I Real-Financial Market Interaction: Baseline Approaches, 1. Price Dynamics and the Macroeconomy, 1.1 Introduction, 1.2 Keynesian AD-AS Analysis, 1.3 References (to be adjusted), 2. Stock Market and the Macroeconomy, 2.1 Introduction, 2.2 The Blanchard Model, 2.3 Analysis of the Blanchard Model, 2.4 The Jump Variable Technique, 2.5 Conclusions, 2.6 References , 2.7 Appendix: Some Observations, 3. Bond Market, Term Structure and the Macroeconomy, 3.1 Introduction, 3.2 The Modelm, 3.3 Instability and the Jump Variable Technique, 3.4 Alternatives to the Jump Variable Technique, 3.5 Conclusions, 3.6 References, 4. Financial Markets in Open Economies, 4.1 Introduction, 4.2 Exchange Rate Dynamics in the IS-LM-PC-Model: Level-form Formulation, 4.3 Exchange Rate Dynamics in the IS-LM-PC-Model: Loglinear Analysis, 4.4 Rational Expectations in Open Economy IS-LM-PC Dynamics, 4.5 References, 5. Stock Market and Exchange Rates, II Stock Market Dynamics and the Macroeconomy: Some Extensions, 6. Output and Stock Market Dynamics with State-dependent Financial Market Reactions, 6.1 Introduction, 6.2 The Model, 6.3 Analysis of the Model, 6.4 State-of-Market Dependent Reaction Speed – An Alternative to the JVT, 6.5 Conclusions, 6.6 References, 6.7 Appendix: Relaxing Perfection, 7. Real-FinancialMarket Interaction: Implications of Budget Equations and Capital Accumulation, 7.1 Introduction, 7.2 The Blanchard Model with Instrinsic Stock-Flow Dynamics, 7.3 Intensive Form of the Model, 7.4 Analysis, 7.5 Jump-variable Coundums, 7.6 References, 7.7 Appendix: Adding the Dynamics of the Government Budget Contraint, 8. A Stochastic Model of the Real Financial Interaction with Boundedly Rational Heterogeneous Agents, 8.1 Introduction, 8.2 Model, 8.3 Heterogeneous Expectations, 8.4 Analysis of the Deterministic Skeleton, 8.5 Analysis of the Nonlinear Stochastic Model, 8.6 Conclusion, 8.7 Appendix, 9. A High-Dimensional Model of Real Financial Market Interaction: The Cascade of Stable Matrices Approach, 9.1 Introduction, 9.2 Formulation of the Model, 9.3 The Model in Intensive Form, 9.4 Subdynamics in the Real and Financial Sector, 9.5 Local Stability Analysis of the Full 7D Dynamics, 9.6 Conclusion, 10. Stock Market, Interest Rate and Output: A Model and Estimation for US Time Series Data, 10.1 Introduction, 10.2 Stylized Facts and Macromodels, 10.3 A Generalized Blanchard Model, 10.4 The Dynamics of the Model, 10.5 Discrete Time Form for Observable Variables, 10.6 Empirical Results for US Time Series Data, 10.7 Stochastic Simulations and Impulse Response Functions, 10.8 Conclusions, 10.9 Appendix 1: Stability Analysis of the Blanchard Model, 10.10 Appendix 2: The Characteristic Equation of the Generalized Blanchard Model, III Exchange Rate, Dynamics Capital Flows and Currency Crises, 11. Capital Account and Government Budget Dynamics in Perfect Open Economies, 11.1 Introduction, 11.2 The Basic One-Good Monetary Model of International Commodity Trade, 11.3 The Monetary Adjustment Process, 11.4 The Two-Commodity Extension, 11.5 The Perfectly Open Economy: Basic and Advanced Fomulations, 11.6 Twin Deficits and PPP / UIP Driven Price Dynamics, 11.7 Active Fiscal and Monetary Policy in the Perfect Open Economy, 11.8 Conclusions, 12. Twin Deficits and Inflation in the Mundell-Fleming-Tobin Model, 12.1 Introduction, 12.2 Temporary Equilibrium, 12.3 The Six Economic Regimes of the Model, 12.4 Twin Deficits and Price Level Dynamics under Fixed and Floating Exchange Rates, 12.5 Capital Account and Inflation with Interest and Exchange Rate Pegs, 12.6 Overshooting Exchange Rate Dynamics, 12.7 Conclusions, 13. Financial Crisis, Currency Crisis and Large Output Loss, 13.1 Introduction, 13.2 Stylized Facts, 13.3 The Basic Model, 13.4 Budget Restrictions and National Accounting, 13.5 Dynamics Under Flexible Exchange Rates, 13.6 Currency Crisis in a Fixed Exchange Rate Regime, 13.7 Conclusions, 13.8 References, 14. Emerging Market Economies, Currency Crisis and Price Level Adjustment, 14.1 Introduction, 14.2 The Basic Model, 14.3 Local Stability Analysis, 14.4 Currency Crises in a Pegged Exchange Rate System, 14.5 Currency Crisis and Hedging, 14.6 Adding Wage and Price Dynamics, 14.7 Stability Analysis, 14.8 The Dynamics of a Currency Crisis in the Extended Model, 14.9 Conclusions and Outlook, 14.10 Appendix 1: Balance of Payments Adjustment Processes, 14.11 Appendix 2: Empirical Results, 15. Outlook: International Capital Flows in the MFT Approach, 15.1 Introduction, 15.2 Integrating International Capital Flows into the MFT Approach, 15.3 Real-Financial Disequilibrium Dynamics: Some Basic Results, 15.4 Capital Flight, Global Players and the Emergence of Currency Crises, 15.5 Conclusions and Outlook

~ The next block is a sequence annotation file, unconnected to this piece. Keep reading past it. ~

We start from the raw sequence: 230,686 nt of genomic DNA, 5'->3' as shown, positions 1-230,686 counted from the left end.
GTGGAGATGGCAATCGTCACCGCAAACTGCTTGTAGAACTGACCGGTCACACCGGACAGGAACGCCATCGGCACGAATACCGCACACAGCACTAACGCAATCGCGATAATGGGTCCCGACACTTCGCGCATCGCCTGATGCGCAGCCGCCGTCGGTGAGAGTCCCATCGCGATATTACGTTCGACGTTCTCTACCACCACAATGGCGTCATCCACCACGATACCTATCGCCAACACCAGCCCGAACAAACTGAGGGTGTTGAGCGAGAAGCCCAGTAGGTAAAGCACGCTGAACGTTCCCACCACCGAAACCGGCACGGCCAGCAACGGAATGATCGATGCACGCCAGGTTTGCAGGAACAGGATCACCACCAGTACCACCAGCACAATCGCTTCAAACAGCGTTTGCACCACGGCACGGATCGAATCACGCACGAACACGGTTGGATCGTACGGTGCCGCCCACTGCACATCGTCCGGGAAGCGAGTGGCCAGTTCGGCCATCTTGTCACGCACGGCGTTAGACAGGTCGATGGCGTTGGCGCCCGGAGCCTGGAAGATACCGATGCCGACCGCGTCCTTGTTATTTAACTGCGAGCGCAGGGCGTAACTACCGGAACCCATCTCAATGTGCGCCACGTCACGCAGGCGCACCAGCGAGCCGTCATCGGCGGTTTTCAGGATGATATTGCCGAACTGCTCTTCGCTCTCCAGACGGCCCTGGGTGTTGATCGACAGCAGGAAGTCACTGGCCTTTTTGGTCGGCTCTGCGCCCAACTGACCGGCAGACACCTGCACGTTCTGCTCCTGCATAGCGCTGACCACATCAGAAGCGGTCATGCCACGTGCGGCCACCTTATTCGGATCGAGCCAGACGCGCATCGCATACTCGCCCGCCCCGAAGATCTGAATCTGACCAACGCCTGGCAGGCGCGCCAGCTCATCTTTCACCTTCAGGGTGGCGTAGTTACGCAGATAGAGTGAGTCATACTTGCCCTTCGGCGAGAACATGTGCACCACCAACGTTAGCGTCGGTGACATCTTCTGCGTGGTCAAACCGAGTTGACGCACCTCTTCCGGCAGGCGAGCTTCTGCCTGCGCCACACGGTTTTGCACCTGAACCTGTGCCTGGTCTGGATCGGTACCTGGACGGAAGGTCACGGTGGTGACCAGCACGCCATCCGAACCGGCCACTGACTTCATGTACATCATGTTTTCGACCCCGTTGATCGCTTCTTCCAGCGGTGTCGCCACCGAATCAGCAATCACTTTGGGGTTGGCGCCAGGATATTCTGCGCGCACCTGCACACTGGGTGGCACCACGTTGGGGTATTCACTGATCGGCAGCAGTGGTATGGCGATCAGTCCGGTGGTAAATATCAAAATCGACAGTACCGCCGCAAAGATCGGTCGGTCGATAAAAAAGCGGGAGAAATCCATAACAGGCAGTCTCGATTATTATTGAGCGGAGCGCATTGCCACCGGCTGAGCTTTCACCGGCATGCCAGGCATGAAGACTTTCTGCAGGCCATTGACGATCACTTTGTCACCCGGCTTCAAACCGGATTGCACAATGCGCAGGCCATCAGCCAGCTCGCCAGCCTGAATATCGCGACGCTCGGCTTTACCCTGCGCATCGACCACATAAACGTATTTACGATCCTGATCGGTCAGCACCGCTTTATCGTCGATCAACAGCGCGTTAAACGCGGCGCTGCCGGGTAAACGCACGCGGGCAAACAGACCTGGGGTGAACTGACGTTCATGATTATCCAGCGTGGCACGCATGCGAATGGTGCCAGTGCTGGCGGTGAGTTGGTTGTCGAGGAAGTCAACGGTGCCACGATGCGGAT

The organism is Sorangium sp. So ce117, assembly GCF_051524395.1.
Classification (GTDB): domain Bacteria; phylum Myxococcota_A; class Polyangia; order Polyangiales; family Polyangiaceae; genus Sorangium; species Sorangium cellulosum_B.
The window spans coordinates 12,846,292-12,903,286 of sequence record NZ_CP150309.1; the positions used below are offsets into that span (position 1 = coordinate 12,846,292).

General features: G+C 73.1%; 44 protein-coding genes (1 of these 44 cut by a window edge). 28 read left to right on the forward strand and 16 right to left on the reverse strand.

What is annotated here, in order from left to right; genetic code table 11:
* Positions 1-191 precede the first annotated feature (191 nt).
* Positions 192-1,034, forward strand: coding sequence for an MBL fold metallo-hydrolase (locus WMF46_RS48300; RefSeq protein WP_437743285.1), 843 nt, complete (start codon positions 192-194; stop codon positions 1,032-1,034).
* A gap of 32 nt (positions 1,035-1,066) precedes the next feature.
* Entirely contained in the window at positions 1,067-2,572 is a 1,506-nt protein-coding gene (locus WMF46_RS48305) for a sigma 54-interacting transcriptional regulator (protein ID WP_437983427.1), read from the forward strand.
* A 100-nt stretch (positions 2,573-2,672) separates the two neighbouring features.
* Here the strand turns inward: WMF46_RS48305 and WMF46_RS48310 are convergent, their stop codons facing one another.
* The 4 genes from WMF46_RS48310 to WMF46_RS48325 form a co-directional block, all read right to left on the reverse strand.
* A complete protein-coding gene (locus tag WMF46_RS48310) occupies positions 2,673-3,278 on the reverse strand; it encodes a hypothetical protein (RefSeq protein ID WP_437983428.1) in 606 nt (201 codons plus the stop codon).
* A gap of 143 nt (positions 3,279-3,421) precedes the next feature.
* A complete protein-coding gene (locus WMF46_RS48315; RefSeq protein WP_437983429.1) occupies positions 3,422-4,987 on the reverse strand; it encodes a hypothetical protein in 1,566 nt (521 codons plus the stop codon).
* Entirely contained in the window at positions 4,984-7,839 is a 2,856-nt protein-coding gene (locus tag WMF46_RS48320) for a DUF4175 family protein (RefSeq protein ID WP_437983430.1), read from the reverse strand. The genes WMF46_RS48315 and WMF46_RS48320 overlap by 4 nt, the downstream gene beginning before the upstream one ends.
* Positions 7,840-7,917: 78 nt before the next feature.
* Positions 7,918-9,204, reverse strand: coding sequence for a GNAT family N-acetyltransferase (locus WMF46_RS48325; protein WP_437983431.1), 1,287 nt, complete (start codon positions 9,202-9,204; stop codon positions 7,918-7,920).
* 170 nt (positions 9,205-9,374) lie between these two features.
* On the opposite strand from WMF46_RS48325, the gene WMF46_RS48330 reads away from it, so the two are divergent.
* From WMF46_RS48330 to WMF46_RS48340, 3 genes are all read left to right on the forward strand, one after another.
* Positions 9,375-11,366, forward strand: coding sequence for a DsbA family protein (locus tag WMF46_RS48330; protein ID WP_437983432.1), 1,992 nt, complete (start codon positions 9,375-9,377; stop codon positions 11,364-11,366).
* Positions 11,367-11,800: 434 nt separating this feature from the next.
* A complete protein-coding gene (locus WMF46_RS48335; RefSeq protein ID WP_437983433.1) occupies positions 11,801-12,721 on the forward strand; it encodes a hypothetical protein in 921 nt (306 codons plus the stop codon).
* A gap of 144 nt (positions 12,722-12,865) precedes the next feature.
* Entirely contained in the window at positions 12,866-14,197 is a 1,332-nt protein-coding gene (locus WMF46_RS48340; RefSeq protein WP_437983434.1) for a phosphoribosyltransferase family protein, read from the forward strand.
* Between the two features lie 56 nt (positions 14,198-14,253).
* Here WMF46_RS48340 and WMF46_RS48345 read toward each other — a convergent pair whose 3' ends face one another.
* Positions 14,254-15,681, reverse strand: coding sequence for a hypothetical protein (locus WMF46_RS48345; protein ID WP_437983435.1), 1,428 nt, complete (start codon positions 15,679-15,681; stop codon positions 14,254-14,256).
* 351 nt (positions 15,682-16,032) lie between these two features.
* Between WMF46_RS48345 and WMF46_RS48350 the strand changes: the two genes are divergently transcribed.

Carl Chiarella is a Professor at the University of Technology, Sydney, Australia. He is author of Commerce, Complexity and Evolution, 2000. Peter Flaschel is Professor Emeritus at Bielefeld University, Germany. He is co-author, with Carl Chiarella, of Dynamics of Keynesian Monetary Growth, 2001. . Reiner Franke is a Lecturer at the University of Kiel, Germany. Willi Semmler is a Professor at the New School University, New York City, USA. He is the editor of Monetary Policy and Unemployment, published by Routledge in 2005.